The Plank

The Connectivity Campaign


Yesterday afternoon, Barack Obama made a speech in Silicon
Valley on innovation, outlining a plan
to create a national technology czar, or "chief technology
officer"--likely some 28-year old techie whiz kid, or kids--charged with
making president Obama's wildest web fantasies a reality. The venue was no
mistake--he spoke at Google headquarters in Mountain View, a petri dish of hyper-wealthy
young innovators, who were soon crowing
over his plan to make cutting-edge technology the bedrock of his
administration. From his under-reported plan to wi-fi rural corners
of the US,
to allowing web commentary on White House initiatives, Obama made the case of a
new generation. (Alongside this speech comes an endorsement from Larry
Lessig, Stanford professor and founder of the open-source giant Creative Commons.)

As candidate Obama stocks American government with tech
solutions, we might all take notice of innovations on his father's native soil.
Somewhere in Africa, a McClatchy blog
written from many sites in Sub Saharan Africa, reported
last month that rumblings of a Google move to east Africa have swept Nairobi's surprisingly
vibrant techie scene. Kenyans interested in being not just consumers of, but
contributors to the new internet economy should find an active partner in
Google, as the California
giant seeks to expand its sphere of influence among the newly web-savvy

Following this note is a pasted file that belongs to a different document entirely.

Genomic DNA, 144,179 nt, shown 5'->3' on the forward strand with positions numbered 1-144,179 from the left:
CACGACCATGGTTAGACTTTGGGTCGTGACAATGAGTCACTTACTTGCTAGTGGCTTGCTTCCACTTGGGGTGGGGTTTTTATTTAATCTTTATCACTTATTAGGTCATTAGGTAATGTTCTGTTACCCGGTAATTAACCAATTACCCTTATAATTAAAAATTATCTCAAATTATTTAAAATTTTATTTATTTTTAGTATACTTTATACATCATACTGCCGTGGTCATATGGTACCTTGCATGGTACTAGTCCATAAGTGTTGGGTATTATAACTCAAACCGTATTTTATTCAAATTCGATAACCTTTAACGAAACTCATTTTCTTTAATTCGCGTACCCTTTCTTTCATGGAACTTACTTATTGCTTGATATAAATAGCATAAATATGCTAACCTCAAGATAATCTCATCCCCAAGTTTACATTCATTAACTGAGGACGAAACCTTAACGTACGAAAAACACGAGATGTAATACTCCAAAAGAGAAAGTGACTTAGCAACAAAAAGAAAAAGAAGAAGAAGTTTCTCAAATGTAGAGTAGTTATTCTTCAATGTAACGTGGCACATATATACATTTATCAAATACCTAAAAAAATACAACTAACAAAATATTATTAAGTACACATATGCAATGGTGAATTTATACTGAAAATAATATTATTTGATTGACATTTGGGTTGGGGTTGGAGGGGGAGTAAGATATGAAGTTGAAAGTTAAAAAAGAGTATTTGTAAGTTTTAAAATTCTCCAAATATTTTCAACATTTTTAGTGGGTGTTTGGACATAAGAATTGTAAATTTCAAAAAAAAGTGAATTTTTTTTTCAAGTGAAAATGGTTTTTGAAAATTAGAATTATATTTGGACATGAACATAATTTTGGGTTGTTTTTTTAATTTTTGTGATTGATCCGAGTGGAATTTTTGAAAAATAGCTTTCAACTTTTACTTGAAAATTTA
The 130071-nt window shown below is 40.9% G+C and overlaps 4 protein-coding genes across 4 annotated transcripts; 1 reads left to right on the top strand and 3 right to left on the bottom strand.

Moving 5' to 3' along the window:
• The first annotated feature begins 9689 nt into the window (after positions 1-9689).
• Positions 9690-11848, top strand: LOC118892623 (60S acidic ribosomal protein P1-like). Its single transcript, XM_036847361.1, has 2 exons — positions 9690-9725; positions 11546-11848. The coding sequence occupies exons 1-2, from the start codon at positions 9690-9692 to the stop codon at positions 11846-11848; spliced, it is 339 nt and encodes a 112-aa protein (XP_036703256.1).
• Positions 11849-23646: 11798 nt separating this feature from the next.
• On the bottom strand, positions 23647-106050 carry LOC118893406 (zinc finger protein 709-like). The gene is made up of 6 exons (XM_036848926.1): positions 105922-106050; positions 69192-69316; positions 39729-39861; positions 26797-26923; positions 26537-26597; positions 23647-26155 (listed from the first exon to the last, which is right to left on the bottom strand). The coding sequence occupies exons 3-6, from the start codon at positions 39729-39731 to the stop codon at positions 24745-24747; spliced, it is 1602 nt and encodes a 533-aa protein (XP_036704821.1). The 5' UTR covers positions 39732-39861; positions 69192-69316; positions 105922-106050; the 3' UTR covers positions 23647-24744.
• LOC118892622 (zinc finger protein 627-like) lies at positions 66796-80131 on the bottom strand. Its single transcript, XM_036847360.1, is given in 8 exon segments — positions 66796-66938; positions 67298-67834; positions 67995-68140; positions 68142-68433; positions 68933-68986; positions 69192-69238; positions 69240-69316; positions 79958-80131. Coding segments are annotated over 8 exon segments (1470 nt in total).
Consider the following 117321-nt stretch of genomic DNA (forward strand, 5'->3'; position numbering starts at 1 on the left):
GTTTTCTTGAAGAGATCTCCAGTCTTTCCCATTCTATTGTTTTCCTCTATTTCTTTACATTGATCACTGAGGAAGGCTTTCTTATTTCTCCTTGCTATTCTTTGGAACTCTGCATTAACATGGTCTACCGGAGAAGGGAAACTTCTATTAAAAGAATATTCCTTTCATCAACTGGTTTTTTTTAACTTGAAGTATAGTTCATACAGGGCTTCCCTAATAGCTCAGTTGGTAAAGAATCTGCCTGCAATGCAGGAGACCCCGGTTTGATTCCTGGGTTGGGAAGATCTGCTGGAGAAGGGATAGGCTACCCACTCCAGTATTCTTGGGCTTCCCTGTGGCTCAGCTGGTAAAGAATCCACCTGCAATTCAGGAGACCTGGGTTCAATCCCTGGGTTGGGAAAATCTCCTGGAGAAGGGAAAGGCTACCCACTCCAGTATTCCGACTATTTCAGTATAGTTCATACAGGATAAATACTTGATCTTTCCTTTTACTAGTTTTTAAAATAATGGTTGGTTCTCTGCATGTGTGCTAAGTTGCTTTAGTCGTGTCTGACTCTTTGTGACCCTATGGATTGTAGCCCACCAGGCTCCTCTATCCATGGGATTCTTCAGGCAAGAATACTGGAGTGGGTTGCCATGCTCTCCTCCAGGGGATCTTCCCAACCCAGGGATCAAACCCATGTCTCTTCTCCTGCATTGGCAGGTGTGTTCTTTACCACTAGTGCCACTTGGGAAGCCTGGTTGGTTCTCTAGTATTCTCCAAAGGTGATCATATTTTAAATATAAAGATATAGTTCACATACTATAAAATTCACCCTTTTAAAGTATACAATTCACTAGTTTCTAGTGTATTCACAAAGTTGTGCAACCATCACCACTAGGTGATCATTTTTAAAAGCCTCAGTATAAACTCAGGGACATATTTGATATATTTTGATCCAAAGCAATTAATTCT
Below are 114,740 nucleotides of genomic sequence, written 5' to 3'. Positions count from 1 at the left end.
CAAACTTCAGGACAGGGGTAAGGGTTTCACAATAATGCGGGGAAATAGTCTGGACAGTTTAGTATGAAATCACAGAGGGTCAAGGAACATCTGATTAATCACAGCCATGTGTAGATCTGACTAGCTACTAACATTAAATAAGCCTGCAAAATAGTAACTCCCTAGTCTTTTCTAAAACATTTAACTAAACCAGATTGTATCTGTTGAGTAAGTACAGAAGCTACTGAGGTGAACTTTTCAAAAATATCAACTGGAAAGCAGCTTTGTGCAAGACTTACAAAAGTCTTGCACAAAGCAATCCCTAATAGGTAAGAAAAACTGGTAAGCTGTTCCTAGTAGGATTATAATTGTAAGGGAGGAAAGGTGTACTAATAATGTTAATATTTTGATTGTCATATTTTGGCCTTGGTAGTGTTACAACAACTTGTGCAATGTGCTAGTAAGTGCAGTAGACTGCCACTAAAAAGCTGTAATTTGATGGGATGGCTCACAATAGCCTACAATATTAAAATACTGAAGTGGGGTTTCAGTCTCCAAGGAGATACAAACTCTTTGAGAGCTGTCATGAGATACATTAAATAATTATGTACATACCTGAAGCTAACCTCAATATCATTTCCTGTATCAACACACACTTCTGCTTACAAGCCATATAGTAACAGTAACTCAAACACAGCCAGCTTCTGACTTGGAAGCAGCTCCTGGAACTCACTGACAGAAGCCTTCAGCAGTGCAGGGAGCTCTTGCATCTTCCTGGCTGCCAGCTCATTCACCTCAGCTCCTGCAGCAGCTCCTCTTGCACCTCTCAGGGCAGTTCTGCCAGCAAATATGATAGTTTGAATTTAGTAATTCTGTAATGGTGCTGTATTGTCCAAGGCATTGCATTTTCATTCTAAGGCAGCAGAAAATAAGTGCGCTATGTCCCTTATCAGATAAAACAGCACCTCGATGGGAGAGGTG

continent. (The Google HR
lists a number of positions open in Senegal,
South Africa and Nigeria as well.)  SIA
reports that the primary task of its newest employees will be to map
the sprawling megacities in East Africa,
currently woeful blanks
within the otherwise superhuman Google Maps application.


Having traveled to Lagos
a number of times in the past decade, I've always been struck by how the city
space is fully untamed. Despite the unruly urban layout (have I ever seen a
street sign?), millions of inhabitants navigate Lagos and other large African cities
effortlessly. As rural-to-urban migrations capture the continent, and such maps make
this fact a zoom-able reality, it will be interesting to see if Obama and his Silicon Valley partners set an international precedent on
wired government.

--Dayo Olopade

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